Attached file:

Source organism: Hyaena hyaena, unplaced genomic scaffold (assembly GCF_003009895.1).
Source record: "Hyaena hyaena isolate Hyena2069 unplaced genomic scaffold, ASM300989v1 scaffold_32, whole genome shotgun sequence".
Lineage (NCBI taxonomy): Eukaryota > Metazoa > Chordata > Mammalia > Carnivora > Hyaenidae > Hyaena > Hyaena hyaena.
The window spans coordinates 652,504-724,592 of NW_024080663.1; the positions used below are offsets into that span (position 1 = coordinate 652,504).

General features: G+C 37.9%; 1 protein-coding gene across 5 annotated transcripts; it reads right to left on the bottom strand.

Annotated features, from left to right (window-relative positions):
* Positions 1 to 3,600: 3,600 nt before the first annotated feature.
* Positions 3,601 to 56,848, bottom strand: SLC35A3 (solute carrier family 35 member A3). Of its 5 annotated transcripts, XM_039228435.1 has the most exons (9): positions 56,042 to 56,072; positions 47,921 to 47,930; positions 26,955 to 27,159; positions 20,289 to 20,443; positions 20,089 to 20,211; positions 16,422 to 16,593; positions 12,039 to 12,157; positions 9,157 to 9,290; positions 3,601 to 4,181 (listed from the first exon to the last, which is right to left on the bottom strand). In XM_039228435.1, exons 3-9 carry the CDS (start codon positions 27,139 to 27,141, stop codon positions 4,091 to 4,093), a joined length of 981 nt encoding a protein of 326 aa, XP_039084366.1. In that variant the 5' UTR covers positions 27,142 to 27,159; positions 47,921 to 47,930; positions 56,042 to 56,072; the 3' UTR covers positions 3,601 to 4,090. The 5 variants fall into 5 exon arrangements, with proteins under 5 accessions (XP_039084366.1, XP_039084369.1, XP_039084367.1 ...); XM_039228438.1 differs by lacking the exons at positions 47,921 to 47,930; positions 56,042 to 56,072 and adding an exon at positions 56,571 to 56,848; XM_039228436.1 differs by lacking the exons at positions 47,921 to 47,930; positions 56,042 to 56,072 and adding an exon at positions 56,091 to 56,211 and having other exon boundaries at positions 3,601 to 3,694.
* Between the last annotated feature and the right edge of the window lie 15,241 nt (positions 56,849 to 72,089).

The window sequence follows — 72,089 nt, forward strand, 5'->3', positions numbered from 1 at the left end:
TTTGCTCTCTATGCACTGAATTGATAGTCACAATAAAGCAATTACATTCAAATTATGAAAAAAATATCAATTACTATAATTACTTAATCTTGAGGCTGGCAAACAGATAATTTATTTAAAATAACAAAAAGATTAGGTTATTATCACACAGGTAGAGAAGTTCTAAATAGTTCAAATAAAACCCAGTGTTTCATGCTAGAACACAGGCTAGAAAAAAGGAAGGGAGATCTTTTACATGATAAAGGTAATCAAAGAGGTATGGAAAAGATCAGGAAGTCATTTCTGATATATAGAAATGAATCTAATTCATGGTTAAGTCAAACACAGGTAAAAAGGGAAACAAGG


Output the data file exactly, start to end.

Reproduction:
Source organism: Hyaena hyaena, unplaced genomic scaffold (assembly GCF_003009895.1).
Source record: "Hyaena hyaena isolate Hyena2069 unplaced genomic scaffold, ASM300989v1 scaffold_32, whole genome shotgun sequence".
Lineage (NCBI taxonomy): Eukaryota > Metazoa > Chordata > Mammalia > Carnivora > Hyaenidae > Hyaena > Hyaena hyaena.
The window spans coordinates 652,504-724,592 of NW_024080663.1; the positions used below are offsets into that span (position 1 = coordinate 652,504).

General features: G+C 37.9%; 1 protein-coding gene across 5 annotated transcripts; it reads right to left on the bottom strand.

Annotated features, from left to right (window-relative positions):
* Positions 1 to 3,600: 3,600 nt before the first annotated feature.
* Positions 3,601 to 56,848, bottom strand: SLC35A3 (solute carrier family 35 member A3). Of its 5 annotated transcripts, XM_039228435.1 has the most exons (9): positions 56,042 to 56,072; positions 47,921 to 47,930; positions 26,955 to 27,159; positions 20,289 to 20,443; positions 20,089 to 20,211; positions 16,422 to 16,593; positions 12,039 to 12,157; positions 9,157 to 9,290; positions 3,601 to 4,181 (listed from the first exon to the last, which is right to left on the bottom strand). In XM_039228435.1, exons 3-9 carry the CDS (start codon positions 27,139 to 27,141, stop codon positions 4,091 to 4,093), a joined length of 981 nt encoding a protein of 326 aa, XP_039084366.1. In that variant the 5' UTR covers positions 27,142 to 27,159; positions 47,921 to 47,930; positions 56,042 to 56,072; the 3' UTR covers positions 3,601 to 4,090. The 5 variants fall into 5 exon arrangements, with proteins under 5 accessions (XP_039084366.1, XP_039084369.1, XP_039084367.1 ...); XM_039228438.1 differs by lacking the exons at positions 47,921 to 47,930; positions 56,042 to 56,072 and adding an exon at positions 56,571 to 56,848; XM_039228436.1 differs by lacking the exons at positions 47,921 to 47,930; positions 56,042 to 56,072 and adding an exon at positions 56,091 to 56,211 and having other exon boundaries at positions 3,601 to 3,694.
* Between the last annotated feature and the right edge of the window lie 15,241 nt (positions 56,849 to 72,089).

The window sequence follows — 72,089 nt, forward strand, 5'->3', positions numbered from 1 at the left end:
TTTGCTCTCTATGCACTGAATTGATAGTCACAATAAAGCAATTACATTCAAATTATGAAAAAAATATCAATTACTATAATTACTTAATCTTGAGGCTGGCAAACAGATAATTTATTTAAAATAACAAAAAGATTAGGTTATTATCACACAGGTAGAGAAGTTCTAAATAGTTCAAATAAAACCCAGTGTTTCATGCTAGAACACAGGCTAGAAAAAAGGAAGGGAGATCTTTTACATGATAAAGGTAATCAAAGAGGTATGGAAAAGATCAGGAAGTCATTTCTGATATATAGAAATGAATCTAATTCATGGTTAAGTCAAACACAGGTAAAAAGGGAAACAAGG